At the Summer Davos in Dalian, China, I was able to speak to Jimmy Wales, the founder of Wikipedia, about wikis in the enterprise. Wikipedia has become not only the world’s most popular wiki, but the ninth most popular web site in the world. Jimmy is here as a Young Global Leader with others that are defining where the world is going in the future.
Although wikis have become popular for people to collaborate on alternatives to encyclopedias, wikis can be used as tools to collaborate in the enterprise. Wikis are now being used to define product specifications, user documentation, policies and procedures. In addition, teams are using wikis to share ideas, discuss issues and define strategy. MediaWiki is the engine beneath Wikipedia and thus developed by the Wikipedia Foundation. It is available for anyone to use in their enterprise since it open source, so, I figured that Jimmy was a good person to ask about wikis in the enterprise.
John Newton: I have been interested in wikis in the enterprise for a while. Do you have any general comments on how they can be used?
Jimmy Wales: Wikis have been used to collaborate on all sorts of documents. They have even been used to manage schedules. I have seen people abandon [Microsoft] Outlook and schedule in a wiki as a better alternative.
The big difference is a design change in process. People don’t necessarily want to use a CMS. You need to drop the a priori assumptions on how you do workflow. The old notions of workflow are too cumbersome. Wikis provide enormous flexibility in how users can work together.
JN: Is this a replacement for workflow or a new way to do workflow?
JW: It’s more an ad hoc workflow by the users. In a wiki, users decide who can contribute to the group and create their own ad hoc workflows. It is a completely different security model. With the old model, you can define that a certain group can edit some content and define who owns the content.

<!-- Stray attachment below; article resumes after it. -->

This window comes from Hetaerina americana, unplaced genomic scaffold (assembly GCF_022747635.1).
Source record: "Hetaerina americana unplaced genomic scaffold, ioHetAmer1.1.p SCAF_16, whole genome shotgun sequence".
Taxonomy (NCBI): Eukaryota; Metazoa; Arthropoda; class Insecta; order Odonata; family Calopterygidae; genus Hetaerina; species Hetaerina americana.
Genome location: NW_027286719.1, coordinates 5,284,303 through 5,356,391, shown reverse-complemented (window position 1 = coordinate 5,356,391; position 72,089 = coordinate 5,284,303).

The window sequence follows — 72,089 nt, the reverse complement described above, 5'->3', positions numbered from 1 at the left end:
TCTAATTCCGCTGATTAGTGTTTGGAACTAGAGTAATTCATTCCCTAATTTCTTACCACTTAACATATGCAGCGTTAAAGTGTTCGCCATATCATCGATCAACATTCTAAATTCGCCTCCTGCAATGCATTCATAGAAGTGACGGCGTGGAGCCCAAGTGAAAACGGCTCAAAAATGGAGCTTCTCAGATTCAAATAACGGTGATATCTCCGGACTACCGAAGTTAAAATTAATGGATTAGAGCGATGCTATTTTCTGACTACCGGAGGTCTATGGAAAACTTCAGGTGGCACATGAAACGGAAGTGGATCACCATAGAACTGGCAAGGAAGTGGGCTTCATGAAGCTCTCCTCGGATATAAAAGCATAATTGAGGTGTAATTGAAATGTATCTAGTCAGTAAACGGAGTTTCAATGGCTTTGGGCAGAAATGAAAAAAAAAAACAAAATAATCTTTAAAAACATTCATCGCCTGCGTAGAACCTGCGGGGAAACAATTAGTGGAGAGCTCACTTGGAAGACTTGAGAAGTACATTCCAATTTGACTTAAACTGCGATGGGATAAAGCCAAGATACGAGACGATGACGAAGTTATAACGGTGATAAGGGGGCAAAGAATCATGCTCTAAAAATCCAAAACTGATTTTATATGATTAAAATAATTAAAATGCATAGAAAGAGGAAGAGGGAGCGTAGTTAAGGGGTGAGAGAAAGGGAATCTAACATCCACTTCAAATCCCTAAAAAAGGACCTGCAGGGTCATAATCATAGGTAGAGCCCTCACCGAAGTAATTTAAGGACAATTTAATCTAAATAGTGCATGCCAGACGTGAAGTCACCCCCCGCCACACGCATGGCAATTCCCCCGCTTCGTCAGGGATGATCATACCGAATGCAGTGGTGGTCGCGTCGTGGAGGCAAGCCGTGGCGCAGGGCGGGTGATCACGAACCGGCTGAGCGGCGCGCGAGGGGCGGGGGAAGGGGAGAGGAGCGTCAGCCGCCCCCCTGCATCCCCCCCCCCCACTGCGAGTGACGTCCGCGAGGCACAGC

With wikis, it is a completely different model that is more open. The implications of this are that you have accountability versus a gate keeper. Who is allowed to do what is socially enforced.
For instance, you can have an HR policy that says that John can update the HR policy, but the company policy is that regular workers can’t update that policy. But if you can have employees fix spelling errors or explain obscure paragraphs, then it would make that policy better. But that doesn’t reflect current policy, even though what is important is who does what to that policy and what matters is who is accountable.
[We didn’t discuss this, but a wiki allows anyone to revert changes back to their original state, so any malicious damage can be undone. Likewise an administrator of a page can prevent individuals from updating the page or anything on a site. That is the source of accountability.]
JN: How many organizations or enterprises are using MediaWiki in the enterprise?
JW: I have no idea. I have no clue on the quantity or number of systems used in the enterprise. We don’t track stuff like that.
But MediaWiki has its strengths and weaknesses in the enterprise. Its strengths are that it is the same software that runs the 9th largest website on the internet and can be used by anyone. I have a copy of MediaWiki on my laptop and it is the same software, except for all the caching stuff. It is highly scalable. You know that it can go from department to enterprise-wide to internet.
Its disadvantages are that it doesn’t integrate with corporate logins. There is no Outlook integration. I don’t really care about that stuff.